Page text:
Twitter closes TweetDeck buy for $40 million?

This isn't the first time the popular third-party application has been reportedly bought...

Financial trends and news by Ronny Kerr
May 24, 2011
Short URL: http://vator.tv/n/1abf

It’s been a long, arduous road, but TweetDeck might have finally found a definitive buyer.

Twitter has acquired the third-party developer for more than $40 million in a combination of cash and stock, according to sources close to the deal (via CNN).

Neither the buyer nor seller has officially confirmed and both have declined to comment so far. For those who once thought that TweetDeck’s sale to UberMedia was final, a few months ago, it may be hard to swallow these new reports. That said, reports of Twitter turning the tables on UberMedia by offering up to $50 million, or $20 million more than UberMedia had reportedly offered, have been floating around for a few weeks now.

CNN points to a tweet sent out yesterday evening from Twitter Comms--”For all those who might be curious, we continue to not comment on rumors”--but it’s hardly a definitive answer.

This wouldn’t be the first time that Twitter snapped up a popular third-party client. A year ago, the company bought Atebits, the developers behind Tweetie, one of the most-used Twitter apps for iPhone. If you use Twitter for iPhone, you’re basically using an app developed by a third-party, purchased by Twitter, rebranded as “Twitter for iPhone” and published to the App Store as a free app.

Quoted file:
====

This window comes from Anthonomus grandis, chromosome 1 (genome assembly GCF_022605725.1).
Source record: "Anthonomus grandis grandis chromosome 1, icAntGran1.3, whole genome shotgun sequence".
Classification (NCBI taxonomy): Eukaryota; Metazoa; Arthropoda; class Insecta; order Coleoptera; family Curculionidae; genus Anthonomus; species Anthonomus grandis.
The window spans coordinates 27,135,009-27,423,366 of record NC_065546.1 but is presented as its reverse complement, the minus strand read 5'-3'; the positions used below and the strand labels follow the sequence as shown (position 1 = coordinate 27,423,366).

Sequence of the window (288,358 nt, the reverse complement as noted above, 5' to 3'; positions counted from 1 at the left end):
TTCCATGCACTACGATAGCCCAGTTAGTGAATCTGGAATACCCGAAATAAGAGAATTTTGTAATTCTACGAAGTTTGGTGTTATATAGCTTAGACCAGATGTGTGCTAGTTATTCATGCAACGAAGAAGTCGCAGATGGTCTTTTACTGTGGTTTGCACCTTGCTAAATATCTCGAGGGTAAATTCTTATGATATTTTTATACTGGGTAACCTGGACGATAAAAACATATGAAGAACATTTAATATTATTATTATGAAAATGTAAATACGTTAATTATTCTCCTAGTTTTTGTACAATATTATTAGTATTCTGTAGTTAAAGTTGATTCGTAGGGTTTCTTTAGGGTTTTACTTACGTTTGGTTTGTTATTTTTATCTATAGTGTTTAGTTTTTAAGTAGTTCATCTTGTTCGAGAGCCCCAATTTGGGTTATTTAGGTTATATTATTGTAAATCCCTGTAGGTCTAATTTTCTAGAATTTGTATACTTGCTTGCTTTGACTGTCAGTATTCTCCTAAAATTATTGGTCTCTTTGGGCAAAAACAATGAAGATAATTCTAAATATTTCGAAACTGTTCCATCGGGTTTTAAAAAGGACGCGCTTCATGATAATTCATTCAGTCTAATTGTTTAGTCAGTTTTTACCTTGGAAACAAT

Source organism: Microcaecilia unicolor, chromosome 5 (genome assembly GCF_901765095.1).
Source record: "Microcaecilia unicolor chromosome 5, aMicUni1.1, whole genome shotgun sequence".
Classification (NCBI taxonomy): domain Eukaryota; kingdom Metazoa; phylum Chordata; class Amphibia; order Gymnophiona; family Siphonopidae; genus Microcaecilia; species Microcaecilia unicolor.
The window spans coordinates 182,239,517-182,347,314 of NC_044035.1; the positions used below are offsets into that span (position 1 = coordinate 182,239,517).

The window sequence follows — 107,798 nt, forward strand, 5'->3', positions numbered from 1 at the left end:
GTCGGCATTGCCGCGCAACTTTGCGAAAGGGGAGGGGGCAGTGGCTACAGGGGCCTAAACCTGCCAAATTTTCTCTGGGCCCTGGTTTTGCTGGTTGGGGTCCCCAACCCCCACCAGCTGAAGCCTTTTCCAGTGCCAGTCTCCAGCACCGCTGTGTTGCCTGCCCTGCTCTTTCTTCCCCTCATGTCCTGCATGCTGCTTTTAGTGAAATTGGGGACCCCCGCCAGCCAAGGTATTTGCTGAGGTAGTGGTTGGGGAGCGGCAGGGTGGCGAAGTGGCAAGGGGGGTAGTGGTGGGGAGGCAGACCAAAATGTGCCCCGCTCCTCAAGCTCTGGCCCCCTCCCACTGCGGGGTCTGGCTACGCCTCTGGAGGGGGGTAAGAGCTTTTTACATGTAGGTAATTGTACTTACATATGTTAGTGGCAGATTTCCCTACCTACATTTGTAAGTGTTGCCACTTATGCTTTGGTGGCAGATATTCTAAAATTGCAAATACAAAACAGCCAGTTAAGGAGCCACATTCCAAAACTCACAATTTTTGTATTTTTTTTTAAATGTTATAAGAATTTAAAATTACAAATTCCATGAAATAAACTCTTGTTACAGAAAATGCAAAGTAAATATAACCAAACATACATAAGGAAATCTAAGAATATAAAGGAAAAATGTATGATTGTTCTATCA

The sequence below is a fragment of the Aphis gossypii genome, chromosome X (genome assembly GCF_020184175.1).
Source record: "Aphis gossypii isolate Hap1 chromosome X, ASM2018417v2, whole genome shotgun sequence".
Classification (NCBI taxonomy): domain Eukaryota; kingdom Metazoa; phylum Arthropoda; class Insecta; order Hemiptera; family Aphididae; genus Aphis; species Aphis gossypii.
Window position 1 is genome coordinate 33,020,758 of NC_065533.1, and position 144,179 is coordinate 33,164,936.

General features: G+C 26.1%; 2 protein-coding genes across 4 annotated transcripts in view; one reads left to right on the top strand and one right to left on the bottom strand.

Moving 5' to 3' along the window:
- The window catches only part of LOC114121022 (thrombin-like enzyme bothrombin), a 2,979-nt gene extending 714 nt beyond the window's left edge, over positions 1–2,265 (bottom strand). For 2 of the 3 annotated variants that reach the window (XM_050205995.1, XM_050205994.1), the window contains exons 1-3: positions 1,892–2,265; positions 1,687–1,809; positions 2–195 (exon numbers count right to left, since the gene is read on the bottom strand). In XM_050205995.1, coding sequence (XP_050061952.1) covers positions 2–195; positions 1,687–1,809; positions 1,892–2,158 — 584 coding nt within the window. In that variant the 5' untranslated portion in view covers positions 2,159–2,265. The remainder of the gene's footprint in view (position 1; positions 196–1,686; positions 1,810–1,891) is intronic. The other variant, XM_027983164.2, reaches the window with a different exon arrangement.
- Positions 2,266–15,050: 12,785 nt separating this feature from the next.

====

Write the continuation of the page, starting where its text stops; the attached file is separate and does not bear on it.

Likely, TweetDeck would undergo a similar process, though it’s unclear how the application would be positioned against Twitter for Mac, an official client available as a free download from the Mac App Store.

Taking all of this in, and adding to it knowledge that Twitter aggressively snatched TweetDeck away from UberMedia, demonstrates how desperate the company has become about owning its microblogging experience. And, in the end, it clearly has a lot to do with money.

At the end of last year, when Twitter closed its $200 million round from Kleiner Perkins Caufield & Byers, I wrote that 2011 would be about honing in on revenue. There had been quite a bit of advertising experimentation in 2010, but when a company is valued as high as $3.7 billion, it’s about time to start proving why.

Twitter has quickly realized that, if it truly intends to monetize the site via advertising (or Promoted Products), then it needs to own all the service’s scattered eyes, from desktop browsers to mobile apps to mobile browsers to desktop apps. Sure, it hurts for third-party developers, but it’s clearly what’s best for Twitter.

We’ll be waiting on official confirmation from the company.

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